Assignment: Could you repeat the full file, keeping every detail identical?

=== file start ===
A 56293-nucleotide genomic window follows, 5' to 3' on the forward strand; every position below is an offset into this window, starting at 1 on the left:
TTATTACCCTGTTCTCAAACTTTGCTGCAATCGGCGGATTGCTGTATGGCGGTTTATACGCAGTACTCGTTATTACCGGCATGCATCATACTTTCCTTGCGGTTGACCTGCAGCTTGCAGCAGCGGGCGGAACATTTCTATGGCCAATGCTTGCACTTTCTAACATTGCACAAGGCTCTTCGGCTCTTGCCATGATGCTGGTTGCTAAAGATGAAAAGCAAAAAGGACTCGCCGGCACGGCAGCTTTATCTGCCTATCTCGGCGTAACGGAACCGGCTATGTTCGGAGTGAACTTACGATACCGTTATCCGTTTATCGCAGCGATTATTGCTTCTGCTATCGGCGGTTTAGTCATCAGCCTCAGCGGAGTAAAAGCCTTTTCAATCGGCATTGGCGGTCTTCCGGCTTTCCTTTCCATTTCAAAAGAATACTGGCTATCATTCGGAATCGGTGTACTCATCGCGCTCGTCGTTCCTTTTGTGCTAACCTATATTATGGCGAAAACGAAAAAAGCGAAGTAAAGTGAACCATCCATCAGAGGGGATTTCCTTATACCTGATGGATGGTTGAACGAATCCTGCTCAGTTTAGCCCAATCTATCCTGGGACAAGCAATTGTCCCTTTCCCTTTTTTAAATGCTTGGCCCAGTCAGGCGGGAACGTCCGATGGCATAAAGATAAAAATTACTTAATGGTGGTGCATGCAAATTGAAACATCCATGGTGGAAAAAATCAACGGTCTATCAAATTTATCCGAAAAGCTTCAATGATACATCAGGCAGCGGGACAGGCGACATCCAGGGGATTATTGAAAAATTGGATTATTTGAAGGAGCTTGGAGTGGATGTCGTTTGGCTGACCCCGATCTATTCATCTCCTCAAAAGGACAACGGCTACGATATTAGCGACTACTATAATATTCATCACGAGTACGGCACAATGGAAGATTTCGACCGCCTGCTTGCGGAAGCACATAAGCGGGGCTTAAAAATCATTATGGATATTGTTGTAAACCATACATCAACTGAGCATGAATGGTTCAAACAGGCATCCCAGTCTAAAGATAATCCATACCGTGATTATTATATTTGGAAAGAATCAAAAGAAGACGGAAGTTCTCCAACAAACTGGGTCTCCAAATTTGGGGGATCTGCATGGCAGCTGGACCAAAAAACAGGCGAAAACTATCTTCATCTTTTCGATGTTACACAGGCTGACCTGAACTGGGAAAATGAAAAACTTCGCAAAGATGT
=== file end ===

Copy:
A 56293-nucleotide genomic window follows, 5' to 3' on the forward strand; every position below is an offset into this window, starting at 1 on the left:
TTATTACCCTGTTCTCAAACTTTGCTGCAATCGGCGGATTGCTGTATGGCGGTTTATACGCAGTACTCGTTATTACCGGCATGCATCATACTTTCCTTGCGGTTGACCTGCAGCTTGCAGCAGCGGGCGGAACATTTCTATGGCCAATGCTTGCACTTTCTAACATTGCACAAGGCTCTTCGGCTCTTGCCATGATGCTGGTTGCTAAAGATGAAAAGCAAAAAGGACTCGCCGGCACGGCAGCTTTATCTGCCTATCTCGGCGTAACGGAACCGGCTATGTTCGGAGTGAACTTACGATACCGTTATCCGTTTATCGCAGCGATTATTGCTTCTGCTATCGGCGGTTTAGTCATCAGCCTCAGCGGAGTAAAAGCCTTTTCAATCGGCATTGGCGGTCTTCCGGCTTTCCTTTCCATTTCAAAAGAATACTGGCTATCATTCGGAATCGGTGTACTCATCGCGCTCGTCGTTCCTTTTGTGCTAACCTATATTATGGCGAAAACGAAAAAAGCGAAGTAAAGTGAACCATCCATCAGAGGGGATTTCCTTATACCTGATGGATGGTTGAACGAATCCTGCTCAGTTTAGCCCAATCTATCCTGGGACAAGCAATTGTCCCTTTCCCTTTTTTAAATGCTTGGCCCAGTCAGGCGGGAACGTCCGATGGCATAAAGATAAAAATTACTTAATGGTGGTGCATGCAAATTGAAACATCCATGGTGGAAAAAATCAACGGTCTATCAAATTTATCCGAAAAGCTTCAATGATACATCAGGCAGCGGGACAGGCGACATCCAGGGGATTATTGAAAAATTGGATTATTTGAAGGAGCTTGGAGTGGATGTCGTTTGGCTGACCCCGATCTATTCATCTCCTCAAAAGGACAACGGCTACGATATTAGCGACTACTATAATATTCATCACGAGTACGGCACAATGGAAGATTTCGACCGCCTGCTTGCGGAAGCACATAAGCGGGGCTTAAAAATCATTATGGATATTGTTGTAAACCATACATCAACTGAGCATGAATGGTTCAAACAGGCATCCCAGTCTAAAGATAATCCATACCGTGATTATTATATTTGGAAAGAATCAAAAGAAGACGGAAGTTCTCCAACAAACTGGGTCTCCAAATTTGGGGGATCTGCATGGCAGCTGGACCAAAAAACAGGCGAAAACTATCTTCATCTTTTCGATGTTACACAGGCTGACCTGAACTGGGAAAATGAAAAACTTCGCAAAGATGT